Reasons Why Islamic State Fanatics Remind Me of Mao’s Red Guards

Red Guards destroy artifacts at the Temple of Confucius in Shandong.
Red Guards destroy artifacts at the Temple of Confucius in Shandong.

When watching the news report showing Islamic State fighters destroying priceless artifacts in a museum in the northern Iraqi city of Mosul, I couldn’t but help have the feeling that I’ve seen this type of vandalism before, just different place, different time.

Before you read on just make sure you view the video, as comparisons are sometimes loaded and I usually try to avoid them to make a point but in this case I feel it’s appropriate.

So I’m presuming you’ve now seen the video and you’d have an understanding why the Islamic State fanatics (also known as ISIS) destroyed the artifacts, some of which were thousands of years old.

The footage of ISIS destroying the artifacts reminded me of another bunch of fanatics who nearly 50 years ago did the same in China during the so-called Cultural Revolution under the orders of Mao Zedong, one of the greatest mass murderers history has seen.

Under Chairman Mao’s orders, fanatical young Red Guards in 1966 began destroying artifacts and religious sculptures on a massive scale.

The carnage was carried on to the extent that most of China’s and Tibet’s cultural heritage was destroyed.

As a way of an example a group of Red Guard students from Beijing Normal University destroyed over 6,000 artifacts and scrolls in the 2,000-plus-year-old Temple of Confucius in Shandong which they also vandalized.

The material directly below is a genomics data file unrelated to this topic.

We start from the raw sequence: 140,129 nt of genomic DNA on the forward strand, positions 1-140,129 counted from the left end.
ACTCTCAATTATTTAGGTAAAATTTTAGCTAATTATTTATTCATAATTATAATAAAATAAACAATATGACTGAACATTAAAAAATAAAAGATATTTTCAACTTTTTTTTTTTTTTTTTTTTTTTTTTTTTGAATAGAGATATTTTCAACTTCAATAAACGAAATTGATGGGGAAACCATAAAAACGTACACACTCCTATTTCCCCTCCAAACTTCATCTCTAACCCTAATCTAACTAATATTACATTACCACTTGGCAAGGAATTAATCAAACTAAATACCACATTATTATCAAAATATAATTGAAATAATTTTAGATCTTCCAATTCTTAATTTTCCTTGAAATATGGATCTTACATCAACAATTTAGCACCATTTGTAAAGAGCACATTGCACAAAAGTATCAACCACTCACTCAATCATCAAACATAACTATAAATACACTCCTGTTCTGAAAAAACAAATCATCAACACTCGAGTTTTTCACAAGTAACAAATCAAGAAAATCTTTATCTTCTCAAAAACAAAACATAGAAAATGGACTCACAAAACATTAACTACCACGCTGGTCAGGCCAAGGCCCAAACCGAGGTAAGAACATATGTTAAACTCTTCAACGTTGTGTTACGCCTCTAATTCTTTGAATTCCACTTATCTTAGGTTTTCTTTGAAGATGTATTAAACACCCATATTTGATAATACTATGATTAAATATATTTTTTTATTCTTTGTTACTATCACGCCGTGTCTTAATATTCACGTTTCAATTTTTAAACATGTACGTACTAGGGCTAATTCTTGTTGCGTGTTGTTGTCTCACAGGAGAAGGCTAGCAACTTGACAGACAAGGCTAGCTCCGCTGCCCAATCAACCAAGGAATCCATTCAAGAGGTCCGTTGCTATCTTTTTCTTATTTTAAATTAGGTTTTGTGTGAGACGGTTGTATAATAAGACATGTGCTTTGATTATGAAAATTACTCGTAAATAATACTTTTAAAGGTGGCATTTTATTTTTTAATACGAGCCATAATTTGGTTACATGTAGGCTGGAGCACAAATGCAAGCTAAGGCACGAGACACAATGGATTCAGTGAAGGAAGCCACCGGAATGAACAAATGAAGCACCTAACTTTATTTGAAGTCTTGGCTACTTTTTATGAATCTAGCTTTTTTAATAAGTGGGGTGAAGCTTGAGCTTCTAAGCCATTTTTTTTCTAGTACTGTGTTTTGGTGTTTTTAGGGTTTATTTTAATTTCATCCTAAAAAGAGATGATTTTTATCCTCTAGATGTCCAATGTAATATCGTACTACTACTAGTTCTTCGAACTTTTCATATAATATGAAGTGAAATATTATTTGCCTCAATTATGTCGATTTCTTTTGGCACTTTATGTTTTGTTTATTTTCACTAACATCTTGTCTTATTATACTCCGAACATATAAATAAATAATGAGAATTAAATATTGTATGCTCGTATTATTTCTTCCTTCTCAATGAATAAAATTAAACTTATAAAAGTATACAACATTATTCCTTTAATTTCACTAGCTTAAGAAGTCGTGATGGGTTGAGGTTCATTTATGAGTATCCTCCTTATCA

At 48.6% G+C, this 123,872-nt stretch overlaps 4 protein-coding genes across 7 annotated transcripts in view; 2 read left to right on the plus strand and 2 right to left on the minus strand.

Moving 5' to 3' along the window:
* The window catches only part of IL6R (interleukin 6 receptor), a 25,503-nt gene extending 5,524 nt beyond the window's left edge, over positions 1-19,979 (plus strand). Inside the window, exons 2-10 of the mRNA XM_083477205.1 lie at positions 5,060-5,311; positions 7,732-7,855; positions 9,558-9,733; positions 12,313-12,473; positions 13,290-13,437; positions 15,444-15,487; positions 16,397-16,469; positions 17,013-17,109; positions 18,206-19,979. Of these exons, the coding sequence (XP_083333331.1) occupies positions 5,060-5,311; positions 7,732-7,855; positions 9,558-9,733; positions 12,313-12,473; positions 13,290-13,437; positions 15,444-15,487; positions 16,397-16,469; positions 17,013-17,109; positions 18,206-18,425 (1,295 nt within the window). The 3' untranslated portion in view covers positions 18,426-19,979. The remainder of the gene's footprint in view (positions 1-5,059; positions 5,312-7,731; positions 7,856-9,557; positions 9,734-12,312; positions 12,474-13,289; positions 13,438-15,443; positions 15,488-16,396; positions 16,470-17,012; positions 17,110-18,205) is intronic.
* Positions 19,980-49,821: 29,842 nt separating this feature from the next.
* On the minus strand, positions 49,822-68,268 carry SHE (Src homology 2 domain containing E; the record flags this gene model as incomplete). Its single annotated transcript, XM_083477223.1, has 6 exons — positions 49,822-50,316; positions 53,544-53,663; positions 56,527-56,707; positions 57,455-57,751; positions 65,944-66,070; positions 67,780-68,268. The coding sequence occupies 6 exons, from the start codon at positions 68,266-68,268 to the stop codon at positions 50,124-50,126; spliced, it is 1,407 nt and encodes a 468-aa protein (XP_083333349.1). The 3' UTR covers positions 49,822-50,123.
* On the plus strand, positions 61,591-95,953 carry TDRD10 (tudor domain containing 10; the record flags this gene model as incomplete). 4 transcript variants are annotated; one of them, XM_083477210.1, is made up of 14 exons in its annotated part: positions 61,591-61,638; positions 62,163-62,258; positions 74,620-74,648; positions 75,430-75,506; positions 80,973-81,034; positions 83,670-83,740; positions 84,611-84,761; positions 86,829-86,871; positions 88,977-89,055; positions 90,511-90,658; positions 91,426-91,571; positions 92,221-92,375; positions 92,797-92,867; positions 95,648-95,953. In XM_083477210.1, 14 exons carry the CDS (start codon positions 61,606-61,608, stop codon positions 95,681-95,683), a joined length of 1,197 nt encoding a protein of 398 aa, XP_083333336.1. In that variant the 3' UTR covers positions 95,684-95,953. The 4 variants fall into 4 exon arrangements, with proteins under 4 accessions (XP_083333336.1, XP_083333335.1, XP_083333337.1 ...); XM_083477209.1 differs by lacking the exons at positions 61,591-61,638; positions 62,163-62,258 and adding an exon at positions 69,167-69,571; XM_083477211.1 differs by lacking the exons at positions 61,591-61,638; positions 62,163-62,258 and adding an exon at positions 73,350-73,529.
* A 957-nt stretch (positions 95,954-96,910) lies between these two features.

Red Guards destroy artifacts at the Temple of Confucius in Shandong.

Red Guards destroy artifacts at the Temple of Confucius in Shandong.

A Buddha statue is attacked during the Cultural Revolution.

A Buddha statue is attacked during the Cultural Revolution.

Christian statues are smashed during the Cultural Revolution.

Christian statues are smashed during the Cultural Revolution.

Mao’s Red Guards not only destroyed sites of cultural and religious importance in both China and Tibet but they terrorized much of the population and the related chaos resulted in the deaths of an estimated one-and-a-half million people.

“The ten-year campaign destroyed entire families, irreplaceable cultural treasures and centuries-old traditions. In August 1966 alone, about 100 teachers were murdered by their own students in the western section of Beijing,” wrote documentary filmmaker Andreas Lorenz for Spiegel.

The fanatical forces used by Mao were terrifying and he also used them to target “so-called bad elements” which included intellectuals and class enemies.

Just as the Islamic State uses terror to change society into a caliphate, as did Mao to create a communist state. Just as Islamic State massacres innocent people, as did Mao’s fanatics on a massive scale throughout China and Tibet.

An execution scene during the Cultural Revolution, in Harbin, China, 5 April 1968.

An execution scene during the Cultural Revolution, in Harbin, China, 5 April 1968.

The killings weren’t just during the Cultural Revolution, there were worse killings in earlier campaigns and so-called reforms during the 1950s and during the Great Famine in the early 1960s.

Like such periods, the Cultural Revolution was a soul-destroying time for those people inside China’s boarders and it’s distressing that similar fanatical violence and wanton destruction is occurring in the Middle East today.

If you’d like to learn more about the Cultural Revolution, and why it began, this short video below is a good place to start.

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